road and MTB narrows.

Roger Merriman


It is slightly less than one KG and a water bottle half that. So the Ridley XBow weighs 23.6 lbs without the bag or bottle. That makes it at LEAST 26.6 lbs or 12 kg. What full suspension bikes weight anywhere near that figure? And the Ridley is a couple of lbs heavier than the Redline.
  #135  
Old February 4th 19, 07:16 PM posted to rec.bicycles.tech
[email protected]
external usenet poster
 
Posts: 1,260
Default Wider tires, All-road bikes

On Sunday, February 3, 2019 at 5:14:00 PM UTC-8, James wrote:
On 1/2/19 7:48 am, wrote:
On Wednesday, January 30, 2019 at 7:27:08 PM UTC-8, James wrote:
On 31/1/19 5:02 am,
wrote:
On Tuesday, January 29, 2019 at 2:59:39 PM UTC-8, James wrote:
On 30/1/19 6:13 am,
wrote:
On Tuesday, January 29, 2019 at 6:07:16 AM UTC-8, Roger
Merriman wrote:


You’d think it would be so, but really quite differing
brakes don’t seem to cause confusion. I will admit that
first time I use the MTB with is 180mm etc disks they are
so instant, but actually you don’t lock, it’s a very easy
system to use to it’s full, ie tyres at the point of
locking but not quite etc.


If you're applying the disk brakes and hit a bump it is WAY
too easy to lock the brakes up.


Disk brakes are normally associated with better brake
modulation than rim brakes. That means with disk brakes you
can achieve more brake effort without locking a wheel. You
seem to be contradicting that.

-- JS

Not really. A full suspension MTB has a different center of
gravity and weighs twice what a road or cross bike does. When you
have 2" wide tires and a great deal of weight disks do modulate
much better because you can retain traction most of the time.

Whether the bike weighs 10 kg or 20 kg does not change much when
the rider weighs 80 - 90kg.

The biggest difference is that a full suspension MTB will retain
tyre contact with the road or track surface better - however, as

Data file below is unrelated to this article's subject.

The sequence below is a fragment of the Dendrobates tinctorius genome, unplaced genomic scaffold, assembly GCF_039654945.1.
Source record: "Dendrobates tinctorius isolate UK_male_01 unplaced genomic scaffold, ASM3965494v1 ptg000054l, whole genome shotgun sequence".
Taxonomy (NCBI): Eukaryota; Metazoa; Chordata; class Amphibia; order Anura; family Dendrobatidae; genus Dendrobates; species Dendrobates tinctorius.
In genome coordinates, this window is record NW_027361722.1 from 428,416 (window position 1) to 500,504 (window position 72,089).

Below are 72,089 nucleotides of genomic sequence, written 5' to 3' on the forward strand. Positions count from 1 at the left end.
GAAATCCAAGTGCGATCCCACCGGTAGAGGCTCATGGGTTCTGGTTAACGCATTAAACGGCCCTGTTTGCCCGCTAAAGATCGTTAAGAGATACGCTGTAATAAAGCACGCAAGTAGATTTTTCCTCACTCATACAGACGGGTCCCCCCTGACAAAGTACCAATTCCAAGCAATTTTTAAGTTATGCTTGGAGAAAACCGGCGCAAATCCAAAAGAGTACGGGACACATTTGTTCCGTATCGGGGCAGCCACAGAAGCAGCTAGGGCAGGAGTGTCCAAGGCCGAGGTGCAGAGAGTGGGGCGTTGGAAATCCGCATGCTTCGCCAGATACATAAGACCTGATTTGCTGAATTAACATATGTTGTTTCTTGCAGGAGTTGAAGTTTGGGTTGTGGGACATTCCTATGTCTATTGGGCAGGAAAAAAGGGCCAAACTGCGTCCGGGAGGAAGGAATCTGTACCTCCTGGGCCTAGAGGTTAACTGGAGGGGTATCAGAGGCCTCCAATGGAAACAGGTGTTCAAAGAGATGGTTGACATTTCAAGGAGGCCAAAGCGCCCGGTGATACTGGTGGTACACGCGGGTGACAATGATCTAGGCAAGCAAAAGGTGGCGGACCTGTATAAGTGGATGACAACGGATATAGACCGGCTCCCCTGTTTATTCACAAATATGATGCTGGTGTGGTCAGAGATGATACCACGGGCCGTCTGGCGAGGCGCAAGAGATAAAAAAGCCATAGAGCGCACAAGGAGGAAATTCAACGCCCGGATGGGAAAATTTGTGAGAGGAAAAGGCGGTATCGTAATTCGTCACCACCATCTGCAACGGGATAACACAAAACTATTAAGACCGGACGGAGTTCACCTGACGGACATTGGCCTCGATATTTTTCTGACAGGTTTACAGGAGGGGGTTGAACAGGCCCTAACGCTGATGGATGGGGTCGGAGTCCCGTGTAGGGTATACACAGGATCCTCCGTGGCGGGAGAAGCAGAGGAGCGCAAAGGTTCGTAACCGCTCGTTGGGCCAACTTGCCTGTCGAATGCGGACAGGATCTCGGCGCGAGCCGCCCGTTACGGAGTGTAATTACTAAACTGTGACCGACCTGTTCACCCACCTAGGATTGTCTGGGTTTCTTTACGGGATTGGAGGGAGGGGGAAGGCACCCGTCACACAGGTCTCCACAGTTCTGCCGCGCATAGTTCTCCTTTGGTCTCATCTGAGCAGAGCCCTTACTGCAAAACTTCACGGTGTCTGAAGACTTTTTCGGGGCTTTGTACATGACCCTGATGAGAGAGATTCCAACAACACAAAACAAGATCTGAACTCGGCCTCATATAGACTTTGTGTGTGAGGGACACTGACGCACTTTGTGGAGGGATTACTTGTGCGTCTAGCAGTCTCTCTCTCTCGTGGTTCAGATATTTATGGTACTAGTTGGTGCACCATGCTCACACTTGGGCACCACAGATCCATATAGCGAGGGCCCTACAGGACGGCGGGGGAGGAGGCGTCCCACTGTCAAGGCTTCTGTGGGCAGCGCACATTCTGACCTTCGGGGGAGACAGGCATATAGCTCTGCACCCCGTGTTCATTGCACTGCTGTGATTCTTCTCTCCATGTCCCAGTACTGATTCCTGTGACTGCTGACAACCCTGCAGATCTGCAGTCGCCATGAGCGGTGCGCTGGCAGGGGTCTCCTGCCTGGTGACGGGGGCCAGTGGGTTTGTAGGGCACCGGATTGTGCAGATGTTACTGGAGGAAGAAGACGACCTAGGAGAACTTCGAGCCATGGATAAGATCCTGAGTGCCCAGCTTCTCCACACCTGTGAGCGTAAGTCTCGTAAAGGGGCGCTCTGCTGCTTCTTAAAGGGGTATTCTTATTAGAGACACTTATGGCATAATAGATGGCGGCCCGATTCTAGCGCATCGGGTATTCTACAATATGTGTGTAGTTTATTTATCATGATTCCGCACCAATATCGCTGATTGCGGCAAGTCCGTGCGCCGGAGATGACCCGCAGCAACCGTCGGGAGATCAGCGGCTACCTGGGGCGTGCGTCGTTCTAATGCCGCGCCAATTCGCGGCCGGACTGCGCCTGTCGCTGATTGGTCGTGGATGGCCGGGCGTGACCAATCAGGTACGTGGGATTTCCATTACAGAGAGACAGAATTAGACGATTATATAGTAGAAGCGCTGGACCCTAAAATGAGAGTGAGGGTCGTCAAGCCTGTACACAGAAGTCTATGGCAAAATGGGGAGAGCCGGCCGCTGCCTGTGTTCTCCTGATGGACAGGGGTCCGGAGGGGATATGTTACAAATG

you start to brake the suspension forks should compress which
starts to rotate you over the bars, which is bad.

There are two problems with a xcross bike - it weighs very little
- a 32 mm cross knobbie can easily have so much traction that the
bike can rotate around it's much high center of gravity. And on
hard surfaces you can lock the brakes very easily since there is
less traction.

Regardless of bike weight, if you're going to brake hard you must
move your body backwards as much as possible, to prevent the rear
wheel from lifting. Even motorcycle riders who do defensive riding
courses learn this.

My gravel bike comes standard with 42mm tyres. It can handle
slightly wider. Not dissimilar to many MTB tyres.


With road bikes they reduced the size of the disks dramatically.
The reason that they even went to disks was to not wear out
expensive carbon rims. So instead they wear out easily and
cheaply replaceable metal disks. Using Campy skeleton brakes I
can easily lock the brakes if I wish to. So what would I gain
using disks other than cheaper replacement costs?

Smaller disks on road bikes is because there is significantly less
tyre on the road - but it should still be possible to lock the
front brake and send yourself over the bars, especially if you
don't move your body backwards.


I am not anti-disk brakes but there are horses for courses. If
you are building a superlight bike with superlight components why
would you put an very un-aerodynamic and heavy disk brake systems
on it?

3 months of riding my Colnago with carbon wheels show less wear
that a single month on aluminum wheels. Though I have to replace
the basalt brake pads all the time.


It facilitates easier CF rim use, and doesn't require rim brakes to
have a quick release so the brake pads can be moved out of the way
of wide tyres. You know the pros use 27 - 28 mm tyres for cobbled
classics? They won't get past properly adjusted rim brakes without
a quick release.

-- JS


I don't think we agree on this: I weigh 84 kg and a 20 kg bike most
assuredly climbs slower than snot on a cold day. With my cross bikes
I would come up behind a FS 29er and try to pace him because I don't
like blowing by people as if I were better than they. But eventually